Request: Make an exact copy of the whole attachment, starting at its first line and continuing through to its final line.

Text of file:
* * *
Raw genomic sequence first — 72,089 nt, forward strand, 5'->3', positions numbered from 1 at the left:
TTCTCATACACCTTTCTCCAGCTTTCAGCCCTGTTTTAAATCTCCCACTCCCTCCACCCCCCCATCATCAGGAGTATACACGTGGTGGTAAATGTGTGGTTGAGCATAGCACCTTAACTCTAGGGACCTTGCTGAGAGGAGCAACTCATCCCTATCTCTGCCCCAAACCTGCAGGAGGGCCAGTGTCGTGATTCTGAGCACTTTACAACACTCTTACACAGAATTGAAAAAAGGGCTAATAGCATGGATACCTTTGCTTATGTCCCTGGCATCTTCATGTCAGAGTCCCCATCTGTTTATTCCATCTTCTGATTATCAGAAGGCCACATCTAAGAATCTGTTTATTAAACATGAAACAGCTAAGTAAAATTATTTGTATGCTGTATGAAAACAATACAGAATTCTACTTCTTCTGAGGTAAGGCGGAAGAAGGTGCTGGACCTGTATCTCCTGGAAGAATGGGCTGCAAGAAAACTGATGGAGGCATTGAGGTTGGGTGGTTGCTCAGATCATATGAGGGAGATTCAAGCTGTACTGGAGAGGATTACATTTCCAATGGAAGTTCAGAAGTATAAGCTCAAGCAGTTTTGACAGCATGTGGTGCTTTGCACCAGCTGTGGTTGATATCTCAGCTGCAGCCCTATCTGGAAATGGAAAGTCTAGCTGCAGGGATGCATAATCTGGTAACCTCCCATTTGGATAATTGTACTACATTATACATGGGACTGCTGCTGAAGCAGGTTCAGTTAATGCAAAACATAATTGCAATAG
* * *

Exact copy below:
Raw genomic sequence first — 72,089 nt, forward strand, 5'->3', positions numbered from 1 at the left:
TTCTCATACACCTTTCTCCAGCTTTCAGCCCTGTTTTAAATCTCCCACTCCCTCCACCCCCCCATCATCAGGAGTATACACGTGGTGGTAAATGTGTGGTTGAGCATAGCACCTTAACTCTAGGGACCTTGCTGAGAGGAGCAACTCATCCCTATCTCTGCCCCAAACCTGCAGGAGGGCCAGTGTCGTGATTCTGAGCACTTTACAACACTCTTACACAGAATTGAAAAAAGGGCTAATAGCATGGATACCTTTGCTTATGTCCCTGGCATCTTCATGTCAGAGTCCCCATCTGTTTATTCCATCTTCTGATTATCAGAAGGCCACATCTAAGAATCTGTTTATTAAACATGAAACAGCTAAGTAAAATTATTTGTATGCTGTATGAAAACAATACAGAATTCTACTTCTTCTGAGGTAAGGCGGAAGAAGGTGCTGGACCTGTATCTCCTGGAAGAATGGGCTGCAAGAAAACTGATGGAGGCATTGAGGTTGGGTGGTTGCTCAGATCATATGAGGGAGATTCAAGCTGTACTGGAGAGGATTACATTTCCAATGGAAGTTCAGAAGTATAAGCTCAAGCAGTTTTGACAGCATGTGGTGCTTTGCACCAGCTGTGGTTGATATCTCAGCTGCAGCCCTATCTGGAAATGGAAAGTCTAGCTGCAGGGATGCATAATCTGGTAACCTCCCATTTGGATAATTGTACTACATTATACATGGGACTGCTGCTGAAGCAGGTTCAGTTAATGCAAAACATAATTGCAATAG